“The New Colossus”, the poem emblazoned upon Lady Liberty herself, was published for an art auction aimed at constructing the Statue of Liberty. The statue was a gift from France to the United States, as a monument to the shared values between the two republics, chief among them, freedom and equality.


In 1886 the Statue of Liberty was unveiled with much pomp and circumstance. Emma Lazarus was not invited, as women were excluded from the ceremony by the organizers who thought women would be hurt by the celebrating crowds.
In 1886 the Statue of Liberty was unveiled with much pomp and circumstance. Emma Lazarus was not invited, as women were excluded from the ceremony by the organizers who thought women would be hurt by the celebrating crowds. (Picture from I Lift My Lamp)


Emma Lazarus, seeing the suffering of her fellow Jews fleeing the Old World, conceived of a monument welcoming her people to the new world. She envisioned their suffering and their stifled existence. She wanted Lady Liberty to watch over the ships coming into a safe harbor, protecting those escaping the dangers that chased them out Europe.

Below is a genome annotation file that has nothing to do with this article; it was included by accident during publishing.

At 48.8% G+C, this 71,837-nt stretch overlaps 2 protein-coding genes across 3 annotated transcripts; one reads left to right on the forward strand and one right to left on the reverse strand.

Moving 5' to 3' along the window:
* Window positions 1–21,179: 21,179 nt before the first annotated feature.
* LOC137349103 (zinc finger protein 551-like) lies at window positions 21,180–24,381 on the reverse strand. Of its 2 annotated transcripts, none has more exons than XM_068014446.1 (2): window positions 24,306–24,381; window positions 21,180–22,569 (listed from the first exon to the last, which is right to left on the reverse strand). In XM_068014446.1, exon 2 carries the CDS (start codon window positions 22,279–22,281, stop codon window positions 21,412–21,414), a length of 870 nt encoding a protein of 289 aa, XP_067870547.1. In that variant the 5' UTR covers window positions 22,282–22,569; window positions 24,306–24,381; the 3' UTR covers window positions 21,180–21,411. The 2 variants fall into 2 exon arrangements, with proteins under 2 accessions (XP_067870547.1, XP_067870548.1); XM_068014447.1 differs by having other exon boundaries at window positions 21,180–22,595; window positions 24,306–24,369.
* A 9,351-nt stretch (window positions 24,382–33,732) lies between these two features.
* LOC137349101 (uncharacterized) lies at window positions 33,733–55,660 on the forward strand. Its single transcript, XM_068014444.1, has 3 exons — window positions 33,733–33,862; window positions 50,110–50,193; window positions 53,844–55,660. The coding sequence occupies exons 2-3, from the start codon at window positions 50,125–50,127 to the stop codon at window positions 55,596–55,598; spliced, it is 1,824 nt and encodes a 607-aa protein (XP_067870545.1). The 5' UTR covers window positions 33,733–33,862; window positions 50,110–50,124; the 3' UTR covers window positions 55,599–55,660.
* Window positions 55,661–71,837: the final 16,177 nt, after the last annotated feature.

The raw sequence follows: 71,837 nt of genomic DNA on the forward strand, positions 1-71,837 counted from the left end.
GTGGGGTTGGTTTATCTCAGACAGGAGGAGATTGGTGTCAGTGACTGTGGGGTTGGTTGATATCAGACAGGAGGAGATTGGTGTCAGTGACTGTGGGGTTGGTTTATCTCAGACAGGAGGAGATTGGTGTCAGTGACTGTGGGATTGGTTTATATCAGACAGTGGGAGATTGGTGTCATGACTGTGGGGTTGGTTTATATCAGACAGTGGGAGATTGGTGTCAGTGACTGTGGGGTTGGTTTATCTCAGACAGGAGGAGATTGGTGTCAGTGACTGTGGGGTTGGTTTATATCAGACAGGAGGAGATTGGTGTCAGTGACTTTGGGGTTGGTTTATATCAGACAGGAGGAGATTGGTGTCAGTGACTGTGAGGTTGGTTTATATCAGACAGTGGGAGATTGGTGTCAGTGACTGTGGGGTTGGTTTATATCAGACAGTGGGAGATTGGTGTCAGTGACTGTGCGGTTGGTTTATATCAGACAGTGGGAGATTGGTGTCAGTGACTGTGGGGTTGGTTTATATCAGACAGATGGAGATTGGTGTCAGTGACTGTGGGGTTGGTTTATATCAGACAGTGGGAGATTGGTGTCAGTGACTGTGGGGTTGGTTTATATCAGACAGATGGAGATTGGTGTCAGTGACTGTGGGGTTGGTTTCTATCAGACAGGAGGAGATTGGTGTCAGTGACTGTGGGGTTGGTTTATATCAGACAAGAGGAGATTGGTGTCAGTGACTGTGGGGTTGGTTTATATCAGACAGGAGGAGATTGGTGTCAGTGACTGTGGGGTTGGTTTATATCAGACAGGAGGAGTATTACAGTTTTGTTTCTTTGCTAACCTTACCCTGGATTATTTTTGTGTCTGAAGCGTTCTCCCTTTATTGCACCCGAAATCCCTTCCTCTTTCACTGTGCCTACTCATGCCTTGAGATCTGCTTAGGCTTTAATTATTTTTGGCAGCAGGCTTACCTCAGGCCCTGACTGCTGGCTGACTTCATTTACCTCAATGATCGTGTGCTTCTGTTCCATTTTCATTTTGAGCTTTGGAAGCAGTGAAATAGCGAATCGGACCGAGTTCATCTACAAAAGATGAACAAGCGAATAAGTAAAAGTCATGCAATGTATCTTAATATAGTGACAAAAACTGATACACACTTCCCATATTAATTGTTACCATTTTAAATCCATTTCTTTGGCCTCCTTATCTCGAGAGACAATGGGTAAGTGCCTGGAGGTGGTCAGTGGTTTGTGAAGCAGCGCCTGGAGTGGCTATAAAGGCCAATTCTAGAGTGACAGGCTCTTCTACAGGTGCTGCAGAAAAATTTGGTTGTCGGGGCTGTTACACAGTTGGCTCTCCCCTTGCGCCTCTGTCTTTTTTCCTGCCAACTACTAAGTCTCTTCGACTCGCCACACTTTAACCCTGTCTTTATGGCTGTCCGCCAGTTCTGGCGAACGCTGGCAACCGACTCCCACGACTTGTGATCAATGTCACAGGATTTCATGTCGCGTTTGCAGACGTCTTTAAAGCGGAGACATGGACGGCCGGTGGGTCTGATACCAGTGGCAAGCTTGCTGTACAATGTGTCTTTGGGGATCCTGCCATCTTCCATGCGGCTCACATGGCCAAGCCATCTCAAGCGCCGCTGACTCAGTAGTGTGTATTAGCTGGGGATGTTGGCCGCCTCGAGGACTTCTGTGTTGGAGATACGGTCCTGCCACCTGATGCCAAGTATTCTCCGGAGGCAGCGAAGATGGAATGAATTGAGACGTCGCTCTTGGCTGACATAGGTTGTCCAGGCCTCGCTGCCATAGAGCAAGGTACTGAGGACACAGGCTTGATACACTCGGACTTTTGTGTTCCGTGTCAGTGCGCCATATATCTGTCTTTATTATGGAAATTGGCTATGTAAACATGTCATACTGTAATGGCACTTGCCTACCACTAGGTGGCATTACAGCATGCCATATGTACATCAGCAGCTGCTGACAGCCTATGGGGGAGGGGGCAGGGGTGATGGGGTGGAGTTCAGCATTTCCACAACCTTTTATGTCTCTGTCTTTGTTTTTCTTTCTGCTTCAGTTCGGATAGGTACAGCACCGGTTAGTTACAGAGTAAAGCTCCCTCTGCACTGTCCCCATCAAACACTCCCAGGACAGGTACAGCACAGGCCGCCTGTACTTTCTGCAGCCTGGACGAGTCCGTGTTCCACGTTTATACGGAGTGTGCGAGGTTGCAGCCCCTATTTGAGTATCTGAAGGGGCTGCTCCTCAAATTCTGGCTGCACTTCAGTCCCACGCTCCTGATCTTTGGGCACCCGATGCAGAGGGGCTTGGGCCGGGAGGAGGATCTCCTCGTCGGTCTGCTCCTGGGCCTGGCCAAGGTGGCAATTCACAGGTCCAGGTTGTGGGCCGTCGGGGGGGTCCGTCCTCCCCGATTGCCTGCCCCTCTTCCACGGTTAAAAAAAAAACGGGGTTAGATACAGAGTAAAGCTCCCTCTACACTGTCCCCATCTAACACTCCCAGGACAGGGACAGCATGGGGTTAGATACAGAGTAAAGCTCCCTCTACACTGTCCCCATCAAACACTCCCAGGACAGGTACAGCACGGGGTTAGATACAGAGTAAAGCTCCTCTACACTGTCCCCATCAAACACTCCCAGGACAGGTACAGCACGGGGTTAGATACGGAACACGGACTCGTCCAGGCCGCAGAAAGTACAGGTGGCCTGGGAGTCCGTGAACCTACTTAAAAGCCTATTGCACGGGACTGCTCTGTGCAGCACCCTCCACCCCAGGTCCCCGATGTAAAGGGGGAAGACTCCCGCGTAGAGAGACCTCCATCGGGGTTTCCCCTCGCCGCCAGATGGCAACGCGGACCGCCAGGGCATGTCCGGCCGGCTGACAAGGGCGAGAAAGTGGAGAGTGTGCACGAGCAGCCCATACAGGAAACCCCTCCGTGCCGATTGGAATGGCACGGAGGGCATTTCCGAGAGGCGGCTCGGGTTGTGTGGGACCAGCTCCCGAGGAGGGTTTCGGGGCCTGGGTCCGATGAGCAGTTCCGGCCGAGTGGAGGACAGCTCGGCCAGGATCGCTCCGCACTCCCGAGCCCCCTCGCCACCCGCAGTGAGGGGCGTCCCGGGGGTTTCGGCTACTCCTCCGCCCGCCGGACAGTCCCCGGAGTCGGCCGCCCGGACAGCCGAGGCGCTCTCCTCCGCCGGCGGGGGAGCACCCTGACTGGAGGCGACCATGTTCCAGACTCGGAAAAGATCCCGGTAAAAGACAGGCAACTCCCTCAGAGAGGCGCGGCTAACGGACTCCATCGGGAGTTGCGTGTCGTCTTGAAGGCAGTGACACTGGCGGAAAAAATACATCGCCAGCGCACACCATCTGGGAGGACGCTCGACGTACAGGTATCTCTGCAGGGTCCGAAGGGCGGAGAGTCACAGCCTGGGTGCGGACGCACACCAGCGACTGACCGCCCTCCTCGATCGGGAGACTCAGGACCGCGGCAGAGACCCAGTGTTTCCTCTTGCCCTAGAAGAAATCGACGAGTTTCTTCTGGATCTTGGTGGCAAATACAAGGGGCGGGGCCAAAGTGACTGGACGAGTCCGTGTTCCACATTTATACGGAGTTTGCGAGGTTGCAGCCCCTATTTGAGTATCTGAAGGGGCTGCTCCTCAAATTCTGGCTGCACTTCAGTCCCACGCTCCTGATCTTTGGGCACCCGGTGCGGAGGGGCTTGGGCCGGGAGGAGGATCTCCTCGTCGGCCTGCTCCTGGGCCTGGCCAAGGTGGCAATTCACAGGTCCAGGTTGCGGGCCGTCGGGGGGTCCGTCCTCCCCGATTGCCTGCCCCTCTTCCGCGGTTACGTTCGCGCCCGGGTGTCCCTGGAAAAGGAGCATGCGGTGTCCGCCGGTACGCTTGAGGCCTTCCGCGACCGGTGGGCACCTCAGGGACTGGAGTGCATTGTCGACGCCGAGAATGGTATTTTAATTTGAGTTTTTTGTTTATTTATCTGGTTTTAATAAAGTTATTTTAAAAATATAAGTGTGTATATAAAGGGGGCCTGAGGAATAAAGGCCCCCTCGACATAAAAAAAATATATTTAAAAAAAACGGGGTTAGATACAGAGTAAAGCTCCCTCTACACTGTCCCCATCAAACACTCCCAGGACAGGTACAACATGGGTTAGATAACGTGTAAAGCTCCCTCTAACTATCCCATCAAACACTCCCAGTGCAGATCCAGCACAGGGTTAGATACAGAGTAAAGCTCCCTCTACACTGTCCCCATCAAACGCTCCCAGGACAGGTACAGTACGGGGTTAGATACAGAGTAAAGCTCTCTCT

“Keep, ancient lands, your storied pomp!” cries she
With silent lips. “Give me your tired, your poor,
Your huddled masses yearning to breathe free,
The wretched refuse of your teeming shore.
Send these, the homeless, tempest-tost to me,
I lift my lamp beside the golden door!”

With those words, the Statue of Liberty was given life and purpose beyond that of a monument to liberal ideals, becoming a beacon of hope for the refugees seeking freedom from the terror of persecution.

The poem was placed on the Statue of Liberty in 1903.


"The New Colossus" plate on the Statue of Liberty
“The New Colossus” plate on the Statue of Liberty


Letter from Walter Rathenau to Stefan Zweig

Rathenau was a classic example of a German Jew who tried to become integrated into society-at-large, and even contributed to the strengthening of nationalist views

Walter Rathenau (1867-1922) was born in Berlin to a prominent Jewish family. His father was the well-known industrialist Emil Rathenau, the founder of AEG. Walter studied physics, chemistry, philosophy and engineering, and after completing his studies he was integrated into the management of his family’s business affairs. In 1912, Rathenau was appointed Chairman of the Board of AEG, and was on many other boards of leading industrial companies. Due to AEG’s specialization in electrical appliances and technical equipment, Rathenau played an important role in logistical planning, supply of raw material, and industrial contributions to the German war effort. Rathenau was officially appointed by the German War Ministry to be responsible for supplying raw materials to the country’s military industry.